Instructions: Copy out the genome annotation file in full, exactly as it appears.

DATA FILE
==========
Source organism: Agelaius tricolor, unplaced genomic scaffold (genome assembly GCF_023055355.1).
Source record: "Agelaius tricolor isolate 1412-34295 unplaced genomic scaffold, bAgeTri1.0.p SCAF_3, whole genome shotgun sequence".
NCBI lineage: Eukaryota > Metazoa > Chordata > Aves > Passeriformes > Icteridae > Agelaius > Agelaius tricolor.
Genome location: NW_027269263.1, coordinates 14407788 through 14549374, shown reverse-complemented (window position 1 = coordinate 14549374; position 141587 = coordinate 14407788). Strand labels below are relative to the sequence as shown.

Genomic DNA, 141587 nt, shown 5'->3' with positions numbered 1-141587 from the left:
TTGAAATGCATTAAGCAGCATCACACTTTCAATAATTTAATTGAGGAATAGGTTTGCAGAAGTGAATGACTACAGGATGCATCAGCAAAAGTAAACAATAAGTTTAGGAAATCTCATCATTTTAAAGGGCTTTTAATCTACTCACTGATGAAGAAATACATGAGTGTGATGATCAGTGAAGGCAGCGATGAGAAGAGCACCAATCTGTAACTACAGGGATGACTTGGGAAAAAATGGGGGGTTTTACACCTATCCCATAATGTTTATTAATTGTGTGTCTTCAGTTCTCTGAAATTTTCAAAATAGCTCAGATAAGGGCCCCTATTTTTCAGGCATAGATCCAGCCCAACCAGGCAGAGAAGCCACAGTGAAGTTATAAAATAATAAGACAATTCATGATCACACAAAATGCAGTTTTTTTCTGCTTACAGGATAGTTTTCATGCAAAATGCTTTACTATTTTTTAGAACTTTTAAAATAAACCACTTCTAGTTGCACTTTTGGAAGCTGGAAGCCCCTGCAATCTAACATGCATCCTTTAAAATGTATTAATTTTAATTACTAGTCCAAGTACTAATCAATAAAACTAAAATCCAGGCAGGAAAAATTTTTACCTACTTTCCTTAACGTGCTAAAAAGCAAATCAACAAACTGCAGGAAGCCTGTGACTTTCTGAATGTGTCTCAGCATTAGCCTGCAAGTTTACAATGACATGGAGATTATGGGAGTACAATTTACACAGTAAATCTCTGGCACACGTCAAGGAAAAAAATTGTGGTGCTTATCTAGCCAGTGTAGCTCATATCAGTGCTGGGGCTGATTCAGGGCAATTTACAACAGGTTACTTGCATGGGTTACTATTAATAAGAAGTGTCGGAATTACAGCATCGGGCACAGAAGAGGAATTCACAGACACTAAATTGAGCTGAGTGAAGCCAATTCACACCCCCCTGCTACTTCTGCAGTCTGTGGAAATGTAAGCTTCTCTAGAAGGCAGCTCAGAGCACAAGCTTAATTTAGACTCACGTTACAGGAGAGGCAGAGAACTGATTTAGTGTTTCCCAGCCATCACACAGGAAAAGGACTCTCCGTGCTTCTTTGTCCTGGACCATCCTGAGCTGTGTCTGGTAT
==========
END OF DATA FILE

Source organism: Agelaius tricolor, unplaced genomic scaffold (genome assembly GCF_023055355.1).
Source record: "Agelaius tricolor isolate 1412-34295 unplaced genomic scaffold, bAgeTri1.0.p SCAF_3, whole genome shotgun sequence".
NCBI lineage: Eukaryota > Metazoa > Chordata > Aves > Passeriformes > Icteridae > Agelaius > Agelaius tricolor.
Genome location: NW_027269263.1, coordinates 14407788 through 14549374, shown reverse-complemented (window position 1 = coordinate 14549374; position 141587 = coordinate 14407788). Strand labels below are relative to the sequence as shown.

Genomic DNA, 141587 nt, shown 5'->3' with positions numbered 1-141587 from the left:
TTGAAATGCATTAAGCAGCATCACACTTTCAATAATTTAATTGAGGAATAGGTTTGCAGAAGTGAATGACTACAGGATGCATCAGCAAAAGTAAACAATAAGTTTAGGAAATCTCATCATTTTAAAGGGCTTTTAATCTACTCACTGATGAAGAAATACATGAGTGTGATGATCAGTGAAGGCAGCGATGAGAAGAGCACCAATCTGTAACTACAGGGATGACTTGGGAAAAAATGGGGGGTTTTACACCTATCCCATAATGTTTATTAATTGTGTGTCTTCAGTTCTCTGAAATTTTCAAAATAGCTCAGATAAGGGCCCCTATTTTTCAGGCATAGATCCAGCCCAACCAGGCAGAGAAGCCACAGTGAAGTTATAAAATAATAAGACAATTCATGATCACACAAAATGCAGTTTTTTTCTGCTTACAGGATAGTTTTCATGCAAAATGCTTTACTATTTTTTAGAACTTTTAAAATAAACCACTTCTAGTTGCACTTTTGGAAGCTGGAAGCCCCTGCAATCTAACATGCATCCTTTAAAATGTATTAATTTTAATTACTAGTCCAAGTACTAATCAATAAAACTAAAATCCAGGCAGGAAAAATTTTTACCTACTTTCCTTAACGTGCTAAAAAGCAAATCAACAAACTGCAGGAAGCCTGTGACTTTCTGAATGTGTCTCAGCATTAGCCTGCAAGTTTACAATGACATGGAGATTATGGGAGTACAATTTACACAGTAAATCTCTGGCACACGTCAAGGAAAAAAATTGTGGTGCTTATCTAGCCAGTGTAGCTCATATCAGTGCTGGGGCTGATTCAGGGCAATTTACAACAGGTTACTTGCATGGGTTACTATTAATAAGAAGTGTCGGAATTACAGCATCGGGCACAGAAGAGGAATTCACAGACACTAAATTGAGCTGAGTGAAGCCAATTCACACCCCCCTGCTACTTCTGCAGTCTGTGGAAATGTAAGCTTCTCTAGAAGGCAGCTCAGAGCACAAGCTTAATTTAGACTCACGTTACAGGAGAGGCAGAGAACTGATTTAGTGTTTCCCAGCCATCACACAGGAAAAGGACTCTCCGTGCTTCTTTGTCCTGGACCATCCTGAGCTGTGTCTGGTAT